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Here's a statement of the obvious: The opinions expressed here are those of the participants, not those of the Mutual Fund Observer. We cannot vouch for the accuracy or appropriateness of any of it, though we do encourage civility and good humor.

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The 2009 Effect

Going....going....almost gone.

On the main "Quote" page of every fund covered by Morningstar is a chart showing the growth of $10,000 over the last 10 years (for funds that are 10 years or older). In 18 days the return figure for 2009 will disappear. For many funds, especially in the technology and growth sectors, this will make an enormous difference to their headline 10 year total return.

For example, FSELX returned an astonishing 85% in 2009. Yet in the decade since it has frequently lagged its category. Its standout performance in 2009 clearly contributed massively to its 10 year total return of almost $102,000.

Personally, I'll be glad to see the figures for 2009 disappear. They have distorted the performance of many, if not most, mutual funds and ETFs. Hopefully, a more accurate picture will emerge from 2020 onward.

Wishing everyone here a very happy holiday season.


  • Thank you @Simon for making comment about 2009 falling off from the rolling 10 year returns.

    I can tell from your approach you are not the typical person that vists the board.

    Please keep posting and making comment.

  • msf
    edited December 2019
    @Simon makes an excellent point about how single years can skew figures. Regarding 2009, it would likely be more informative to include both 2008 and 2009 or neither. Volatile funds tended to crash harder in 2008 and surge higher in 2009 than other funds. These effects may have somewhat balanced themselves out.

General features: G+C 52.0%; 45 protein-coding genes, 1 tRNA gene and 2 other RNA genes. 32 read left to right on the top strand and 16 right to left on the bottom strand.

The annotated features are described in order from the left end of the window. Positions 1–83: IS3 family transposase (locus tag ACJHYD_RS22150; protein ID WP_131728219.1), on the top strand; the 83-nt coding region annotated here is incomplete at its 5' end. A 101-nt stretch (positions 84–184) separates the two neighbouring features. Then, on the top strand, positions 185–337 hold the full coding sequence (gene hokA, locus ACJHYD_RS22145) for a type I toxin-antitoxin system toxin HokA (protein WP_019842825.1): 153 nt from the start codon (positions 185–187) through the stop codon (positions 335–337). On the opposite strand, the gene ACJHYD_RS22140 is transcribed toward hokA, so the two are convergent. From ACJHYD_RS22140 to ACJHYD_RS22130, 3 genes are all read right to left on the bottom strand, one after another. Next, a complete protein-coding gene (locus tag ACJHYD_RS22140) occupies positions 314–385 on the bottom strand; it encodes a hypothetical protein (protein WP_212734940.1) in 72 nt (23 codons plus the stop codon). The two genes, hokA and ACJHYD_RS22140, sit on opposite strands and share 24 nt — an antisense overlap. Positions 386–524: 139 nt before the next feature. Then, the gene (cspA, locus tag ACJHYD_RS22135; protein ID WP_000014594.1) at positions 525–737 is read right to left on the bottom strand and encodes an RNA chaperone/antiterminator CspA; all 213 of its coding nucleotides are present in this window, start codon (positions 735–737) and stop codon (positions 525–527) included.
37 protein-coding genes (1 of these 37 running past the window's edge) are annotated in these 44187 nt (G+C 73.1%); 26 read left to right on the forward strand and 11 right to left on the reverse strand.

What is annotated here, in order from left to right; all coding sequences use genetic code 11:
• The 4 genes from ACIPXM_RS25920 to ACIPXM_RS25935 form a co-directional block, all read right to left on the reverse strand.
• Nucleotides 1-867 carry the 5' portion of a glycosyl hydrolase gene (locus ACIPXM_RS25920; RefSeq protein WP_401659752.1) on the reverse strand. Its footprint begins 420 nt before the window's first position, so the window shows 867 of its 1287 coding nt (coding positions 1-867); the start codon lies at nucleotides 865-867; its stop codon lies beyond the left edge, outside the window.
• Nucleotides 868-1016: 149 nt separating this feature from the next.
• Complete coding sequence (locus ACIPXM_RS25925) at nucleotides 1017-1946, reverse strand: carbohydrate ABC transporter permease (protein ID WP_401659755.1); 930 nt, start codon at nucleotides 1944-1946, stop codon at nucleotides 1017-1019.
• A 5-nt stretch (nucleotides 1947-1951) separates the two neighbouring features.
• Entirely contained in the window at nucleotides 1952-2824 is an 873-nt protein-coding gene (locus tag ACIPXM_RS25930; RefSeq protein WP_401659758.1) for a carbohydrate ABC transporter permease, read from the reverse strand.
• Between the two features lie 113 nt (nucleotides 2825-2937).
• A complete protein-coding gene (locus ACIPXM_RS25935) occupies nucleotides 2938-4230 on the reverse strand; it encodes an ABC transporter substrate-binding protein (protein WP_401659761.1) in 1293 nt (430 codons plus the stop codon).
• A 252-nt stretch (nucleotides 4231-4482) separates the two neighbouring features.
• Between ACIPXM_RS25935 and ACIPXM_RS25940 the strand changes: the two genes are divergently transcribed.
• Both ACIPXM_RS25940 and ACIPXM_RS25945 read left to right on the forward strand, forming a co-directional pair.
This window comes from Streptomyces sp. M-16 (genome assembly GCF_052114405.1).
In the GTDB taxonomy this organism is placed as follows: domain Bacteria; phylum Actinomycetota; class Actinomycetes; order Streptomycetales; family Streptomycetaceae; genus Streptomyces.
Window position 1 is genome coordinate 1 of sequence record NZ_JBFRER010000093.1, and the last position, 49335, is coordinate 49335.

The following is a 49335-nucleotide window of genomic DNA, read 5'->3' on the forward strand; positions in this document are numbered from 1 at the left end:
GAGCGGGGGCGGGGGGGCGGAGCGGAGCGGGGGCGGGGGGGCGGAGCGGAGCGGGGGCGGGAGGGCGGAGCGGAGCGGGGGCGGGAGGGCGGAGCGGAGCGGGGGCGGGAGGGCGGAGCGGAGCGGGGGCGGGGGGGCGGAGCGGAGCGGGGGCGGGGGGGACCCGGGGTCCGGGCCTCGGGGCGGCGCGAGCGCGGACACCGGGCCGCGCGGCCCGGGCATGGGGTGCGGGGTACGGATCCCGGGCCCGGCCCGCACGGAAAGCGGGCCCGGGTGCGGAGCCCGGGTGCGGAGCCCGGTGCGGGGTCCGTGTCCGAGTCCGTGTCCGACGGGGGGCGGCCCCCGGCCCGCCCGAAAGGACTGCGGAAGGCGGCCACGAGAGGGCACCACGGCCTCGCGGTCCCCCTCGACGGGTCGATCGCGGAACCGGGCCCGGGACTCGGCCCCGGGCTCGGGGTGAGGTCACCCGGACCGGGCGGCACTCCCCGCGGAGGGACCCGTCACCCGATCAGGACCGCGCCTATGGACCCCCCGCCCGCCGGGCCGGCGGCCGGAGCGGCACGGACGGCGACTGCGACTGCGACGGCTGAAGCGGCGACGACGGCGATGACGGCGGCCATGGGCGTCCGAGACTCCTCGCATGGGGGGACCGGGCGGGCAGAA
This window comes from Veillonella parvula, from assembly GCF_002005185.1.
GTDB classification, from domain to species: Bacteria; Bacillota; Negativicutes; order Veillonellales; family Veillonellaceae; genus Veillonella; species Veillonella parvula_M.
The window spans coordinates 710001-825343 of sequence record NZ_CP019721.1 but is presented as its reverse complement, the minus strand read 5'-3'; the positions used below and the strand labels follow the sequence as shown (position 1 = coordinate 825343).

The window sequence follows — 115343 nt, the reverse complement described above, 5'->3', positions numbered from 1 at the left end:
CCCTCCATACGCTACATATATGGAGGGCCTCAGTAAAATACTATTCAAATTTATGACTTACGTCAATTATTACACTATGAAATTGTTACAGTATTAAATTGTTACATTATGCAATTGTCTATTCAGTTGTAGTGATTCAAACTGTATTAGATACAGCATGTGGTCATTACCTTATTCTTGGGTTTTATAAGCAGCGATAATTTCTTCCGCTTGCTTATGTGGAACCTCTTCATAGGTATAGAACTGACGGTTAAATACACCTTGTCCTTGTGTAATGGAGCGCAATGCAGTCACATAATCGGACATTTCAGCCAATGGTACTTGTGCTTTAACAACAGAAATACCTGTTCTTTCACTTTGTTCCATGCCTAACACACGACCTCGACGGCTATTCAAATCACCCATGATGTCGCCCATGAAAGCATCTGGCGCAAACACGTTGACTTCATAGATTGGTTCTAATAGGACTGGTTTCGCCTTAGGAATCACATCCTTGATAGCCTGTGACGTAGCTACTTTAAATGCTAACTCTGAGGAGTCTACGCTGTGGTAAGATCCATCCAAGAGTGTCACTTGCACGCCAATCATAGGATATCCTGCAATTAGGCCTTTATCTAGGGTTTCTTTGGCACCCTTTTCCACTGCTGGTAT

Another year to watch out for with respect to this fund is 2019. YTD it is beating its category by 25%, even more than the 23% by which it bested its category in 2009. And because 2019 is the current year, this one year of superb performance skews not only the 10 year performance figure, but the five, three, and one year figures as well.

    The growth of $10K to $101,253 (a total return of $91,253) is not the growth over 10 years, but the growth over nearly 11 years. Don't let M*'s new pages confuse you into thinking that they're presenting standardized figures.

    The growth over the past ten years is shown on this M* chart. $10K grew to $58,483. This chart shows that FSELX left its peers in the dust, even excluding all but 18 days (and fewer trading days) of 2009.

    The "new" M* performance page reports a 19.32% annualized 10 year rate of return as of Dec 13. That means that $10K grew to $10K x (1+ 19.32%) ^ 10 = $58,497. Give or take rounding, that's the same result as shown in the 10 year chart.

    Here's the chart for the fund for the two years 2008 and 2009. It shows that FSELX crashed and burned relative to its peers, let alone the S&P 500, but it also recovered faster and higher than its peers and the S&P 500. All curves are U shaped, with this fund looking rather impressive, at least for those with strong stomachs.

  • I agree with @msf on this....10 year returns don't currently tell the whole story given there has been no major market correction during that time (unless you believe the central banks have permanently eliminated those inconvenient market corrections!). Its seems reasonable to look back to 1/1/08 or so as a start date if you want get a better sense for performance over a full market cycle.
  • Agree. However, that data (full market cycle) is not always available.
    Its seems reasonable to look back to 1/1/08 or so as a start date if you want get a better sense for performance over a full market cycle.